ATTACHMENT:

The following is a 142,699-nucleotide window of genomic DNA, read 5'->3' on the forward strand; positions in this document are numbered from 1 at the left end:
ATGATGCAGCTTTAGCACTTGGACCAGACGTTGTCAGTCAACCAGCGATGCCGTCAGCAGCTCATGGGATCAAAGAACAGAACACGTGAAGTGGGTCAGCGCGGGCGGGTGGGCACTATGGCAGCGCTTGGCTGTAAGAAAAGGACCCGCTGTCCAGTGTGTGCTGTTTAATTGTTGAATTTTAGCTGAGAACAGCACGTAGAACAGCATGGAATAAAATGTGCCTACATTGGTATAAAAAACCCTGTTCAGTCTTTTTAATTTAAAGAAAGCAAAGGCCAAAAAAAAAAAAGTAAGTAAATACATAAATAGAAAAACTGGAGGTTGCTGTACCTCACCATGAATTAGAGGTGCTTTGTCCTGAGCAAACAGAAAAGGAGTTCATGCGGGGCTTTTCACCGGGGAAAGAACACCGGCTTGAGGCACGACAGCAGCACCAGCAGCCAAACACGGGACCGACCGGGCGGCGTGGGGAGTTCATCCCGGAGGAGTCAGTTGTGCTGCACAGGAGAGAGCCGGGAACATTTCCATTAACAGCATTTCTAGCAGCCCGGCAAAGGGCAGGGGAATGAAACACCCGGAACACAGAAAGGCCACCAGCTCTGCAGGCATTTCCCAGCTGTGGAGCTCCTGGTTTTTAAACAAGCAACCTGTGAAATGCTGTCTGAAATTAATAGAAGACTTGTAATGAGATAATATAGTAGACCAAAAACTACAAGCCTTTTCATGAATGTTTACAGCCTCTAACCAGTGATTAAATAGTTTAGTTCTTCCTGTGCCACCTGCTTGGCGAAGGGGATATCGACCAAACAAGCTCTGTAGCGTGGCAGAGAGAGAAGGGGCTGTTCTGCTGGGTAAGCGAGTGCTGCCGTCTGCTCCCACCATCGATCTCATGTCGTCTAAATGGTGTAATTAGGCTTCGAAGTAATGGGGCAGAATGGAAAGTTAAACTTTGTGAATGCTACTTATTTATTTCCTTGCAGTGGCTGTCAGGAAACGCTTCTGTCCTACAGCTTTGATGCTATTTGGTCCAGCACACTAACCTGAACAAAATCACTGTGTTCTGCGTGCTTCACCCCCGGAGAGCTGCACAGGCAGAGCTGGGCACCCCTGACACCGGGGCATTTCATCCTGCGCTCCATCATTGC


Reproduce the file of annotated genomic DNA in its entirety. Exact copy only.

The following is a 142,699-nucleotide window of genomic DNA, read 5'->3' on the forward strand; positions in this document are numbered from 1 at the left end:
ATGATGCAGCTTTAGCACTTGGACCAGACGTTGTCAGTCAACCAGCGATGCCGTCAGCAGCTCATGGGATCAAAGAACAGAACACGTGAAGTGGGTCAGCGCGGGCGGGTGGGCACTATGGCAGCGCTTGGCTGTAAGAAAAGGACCCGCTGTCCAGTGTGTGCTGTTTAATTGTTGAATTTTAGCTGAGAACAGCACGTAGAACAGCATGGAATAAAATGTGCCTACATTGGTATAAAAAACCCTGTTCAGTCTTTTTAATTTAAAGAAAGCAAAGGCCAAAAAAAAAAAAGTAAGTAAATACATAAATAGAAAAACTGGAGGTTGCTGTACCTCACCATGAATTAGAGGTGCTTTGTCCTGAGCAAACAGAAAAGGAGTTCATGCGGGGCTTTTCACCGGGGAAAGAACACCGGCTTGAGGCACGACAGCAGCACCAGCAGCCAAACACGGGACCGACCGGGCGGCGTGGGGAGTTCATCCCGGAGGAGTCAGTTGTGCTGCACAGGAGAGAGCCGGGAACATTTCCATTAACAGCATTTCTAGCAGCCCGGCAAAGGGCAGGGGAATGAAACACCCGGAACACAGAAAGGCCACCAGCTCTGCAGGCATTTCCCAGCTGTGGAGCTCCTGGTTTTTAAACAAGCAACCTGTGAAATGCTGTCTGAAATTAATAGAAGACTTGTAATGAGATAATATAGTAGACCAAAAACTACAAGCCTTTTCATGAATGTTTACAGCCTCTAACCAGTGATTAAATAGTTTAGTTCTTCCTGTGCCACCTGCTTGGCGAAGGGGATATCGACCAAACAAGCTCTGTAGCGTGGCAGAGAGAGAAGGGGCTGTTCTGCTGGGTAAGCGAGTGCTGCCGTCTGCTCCCACCATCGATCTCATGTCGTCTAAATGGTGTAATTAGGCTTCGAAGTAATGGGGCAGAATGGAAAGTTAAACTTTGTGAATGCTACTTATTTATTTCCTTGCAGTGGCTGTCAGGAAACGCTTCTGTCCTACAGCTTTGATGCTATTTGGTCCAGCACACTAACCTGAACAAAATCACTGTGTTCTGCGTGCTTCACCCCCGGAGAGCTGCACAGGCAGAGCTGGGCACCCCTGACACCGGGGCATTTCATCCTGCGCTCCATCATTGC